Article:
Color Picker for iOS

Apple has always been known as a leader in popularizing computer graphics technology, and iOS is no exception, with its animations, sensor-enhanced visuals, and snappy UI responsiveness. So it is surprising that the iOS SDK is rather lacking when it comes to some basic color handling functions, as others have noted.

Perhaps it is even more surprising that despite the proliferation of iPad drawing applications there is no built-in color choosing widget, leaving all those app developers to create their own, with varying results of quality and usefulness.

To right this wrong, the folks over at Vevent put together an open source color picker called Hue back in 2009. Fabián Cañas noted a couple of issues with their implementation; this is my attempt to fix a couple more.


Without further ado, allow me to present ColorPickerController and the simple ColorPicker test application that shows how it works. The screenshot at right should give you an idea of the interface, and you can download the source code from github here:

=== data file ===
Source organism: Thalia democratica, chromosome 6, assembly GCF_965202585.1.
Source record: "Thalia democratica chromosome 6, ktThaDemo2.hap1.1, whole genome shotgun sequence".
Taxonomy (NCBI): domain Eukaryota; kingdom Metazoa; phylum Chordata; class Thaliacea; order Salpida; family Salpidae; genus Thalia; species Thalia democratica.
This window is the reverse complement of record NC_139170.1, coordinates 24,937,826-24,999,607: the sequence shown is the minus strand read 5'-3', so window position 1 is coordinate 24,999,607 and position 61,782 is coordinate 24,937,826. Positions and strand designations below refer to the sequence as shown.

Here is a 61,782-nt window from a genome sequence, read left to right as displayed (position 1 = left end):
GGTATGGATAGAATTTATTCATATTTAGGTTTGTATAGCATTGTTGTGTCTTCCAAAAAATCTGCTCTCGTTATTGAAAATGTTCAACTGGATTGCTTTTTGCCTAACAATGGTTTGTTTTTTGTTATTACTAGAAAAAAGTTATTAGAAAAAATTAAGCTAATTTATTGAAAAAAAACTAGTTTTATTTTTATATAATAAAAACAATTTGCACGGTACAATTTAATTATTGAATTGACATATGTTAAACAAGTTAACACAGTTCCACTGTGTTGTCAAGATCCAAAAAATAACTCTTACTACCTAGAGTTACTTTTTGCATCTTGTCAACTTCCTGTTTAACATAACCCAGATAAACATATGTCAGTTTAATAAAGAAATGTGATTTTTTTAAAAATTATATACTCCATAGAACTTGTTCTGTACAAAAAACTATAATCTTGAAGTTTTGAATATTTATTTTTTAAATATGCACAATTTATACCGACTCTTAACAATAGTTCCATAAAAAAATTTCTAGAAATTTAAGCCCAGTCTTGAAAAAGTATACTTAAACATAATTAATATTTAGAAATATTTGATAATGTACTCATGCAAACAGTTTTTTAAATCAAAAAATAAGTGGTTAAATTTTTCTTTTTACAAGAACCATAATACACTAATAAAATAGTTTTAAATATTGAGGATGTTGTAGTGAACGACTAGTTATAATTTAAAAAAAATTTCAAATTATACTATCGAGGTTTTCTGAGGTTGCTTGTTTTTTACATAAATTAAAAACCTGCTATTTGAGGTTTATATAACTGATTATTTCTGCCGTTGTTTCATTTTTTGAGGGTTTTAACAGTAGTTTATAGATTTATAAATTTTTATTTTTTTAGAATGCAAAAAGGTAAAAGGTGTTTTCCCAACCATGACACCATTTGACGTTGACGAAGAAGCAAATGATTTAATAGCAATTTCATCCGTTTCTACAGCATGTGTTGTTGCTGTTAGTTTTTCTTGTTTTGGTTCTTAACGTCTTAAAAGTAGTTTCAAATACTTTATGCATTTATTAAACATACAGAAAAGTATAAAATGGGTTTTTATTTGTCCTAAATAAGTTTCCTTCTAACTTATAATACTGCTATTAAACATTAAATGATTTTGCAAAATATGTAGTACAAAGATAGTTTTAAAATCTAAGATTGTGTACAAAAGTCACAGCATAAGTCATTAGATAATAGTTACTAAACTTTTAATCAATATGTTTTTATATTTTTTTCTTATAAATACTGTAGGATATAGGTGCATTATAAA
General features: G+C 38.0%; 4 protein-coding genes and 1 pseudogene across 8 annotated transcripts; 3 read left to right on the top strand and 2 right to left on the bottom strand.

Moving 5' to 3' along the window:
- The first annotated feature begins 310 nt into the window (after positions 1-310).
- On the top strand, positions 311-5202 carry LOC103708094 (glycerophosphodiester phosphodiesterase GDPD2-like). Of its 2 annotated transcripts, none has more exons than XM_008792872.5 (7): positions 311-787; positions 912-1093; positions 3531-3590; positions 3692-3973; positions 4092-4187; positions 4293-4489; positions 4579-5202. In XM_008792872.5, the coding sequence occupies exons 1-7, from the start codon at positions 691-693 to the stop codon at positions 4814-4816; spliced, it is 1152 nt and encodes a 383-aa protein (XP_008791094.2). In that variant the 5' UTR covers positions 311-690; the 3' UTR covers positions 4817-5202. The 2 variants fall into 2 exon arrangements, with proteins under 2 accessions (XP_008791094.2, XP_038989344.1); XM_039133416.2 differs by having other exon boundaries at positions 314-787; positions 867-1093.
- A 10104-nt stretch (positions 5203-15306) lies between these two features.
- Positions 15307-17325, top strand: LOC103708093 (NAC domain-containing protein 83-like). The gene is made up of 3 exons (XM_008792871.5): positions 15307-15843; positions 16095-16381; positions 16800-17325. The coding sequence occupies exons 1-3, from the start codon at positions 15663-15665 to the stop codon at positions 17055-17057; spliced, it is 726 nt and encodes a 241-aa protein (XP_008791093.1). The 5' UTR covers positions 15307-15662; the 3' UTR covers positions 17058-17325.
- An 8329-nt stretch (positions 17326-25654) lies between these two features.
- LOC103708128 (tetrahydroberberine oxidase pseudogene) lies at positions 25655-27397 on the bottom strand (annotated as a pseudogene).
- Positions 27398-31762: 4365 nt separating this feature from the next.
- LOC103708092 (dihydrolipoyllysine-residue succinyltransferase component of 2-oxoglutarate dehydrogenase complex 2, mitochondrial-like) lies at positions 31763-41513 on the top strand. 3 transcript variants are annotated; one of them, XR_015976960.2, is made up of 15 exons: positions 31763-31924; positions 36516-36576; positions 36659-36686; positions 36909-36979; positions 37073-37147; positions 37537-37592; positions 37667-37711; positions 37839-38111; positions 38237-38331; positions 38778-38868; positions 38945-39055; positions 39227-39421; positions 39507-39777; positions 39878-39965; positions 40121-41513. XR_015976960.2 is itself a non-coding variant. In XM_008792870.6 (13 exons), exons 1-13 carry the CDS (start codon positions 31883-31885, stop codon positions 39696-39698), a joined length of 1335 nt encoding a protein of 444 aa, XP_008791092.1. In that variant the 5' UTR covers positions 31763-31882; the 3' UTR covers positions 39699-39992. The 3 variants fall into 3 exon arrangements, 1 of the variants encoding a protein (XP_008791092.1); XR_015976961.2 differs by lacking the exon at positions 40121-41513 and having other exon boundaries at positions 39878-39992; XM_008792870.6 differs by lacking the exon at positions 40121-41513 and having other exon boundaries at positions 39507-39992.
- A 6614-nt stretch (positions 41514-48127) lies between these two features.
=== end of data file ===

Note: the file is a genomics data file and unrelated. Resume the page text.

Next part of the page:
Using ColorPickerController is easy enough. I designed it to work inside a UINavigationController stack; you can easily turn it into a modal view controller or (on iPad) display it inside a UIPopoverController, too. ColorPickerController defines a delegate protocol (ColorPickerDelegate), with simple save and cancel methods that your calling code can implement:


- (void)colorPickerSaved:(ColorPickerController *)controller;
- (void)colorPickerCancelled:(ColorPickerController *)controller;


You initialize ColorPickerController by passing in a UIColor object and a title. When the user is finished and taps the save button you can read the new color using the selectedColor property:


- (void)showColorPicker {
    ColorPickerController *colorPicker =
        [[ColorPickerController alloc] initWithColor:[UIColor redColor]
                                            andTitle:@"Color Picker"];
    colorPicker.delegate = self;
    [_navigationController pushViewController:colorPicker
    [colorPicker release];

- (void)colorPickerSaved:(ColorPickerController *)controller {
    UIColor *newColor = controller.selectedColor;
    // do something with newColor
    [_navigationController popViewControllerAnimated:YES];


Color Conversion Methods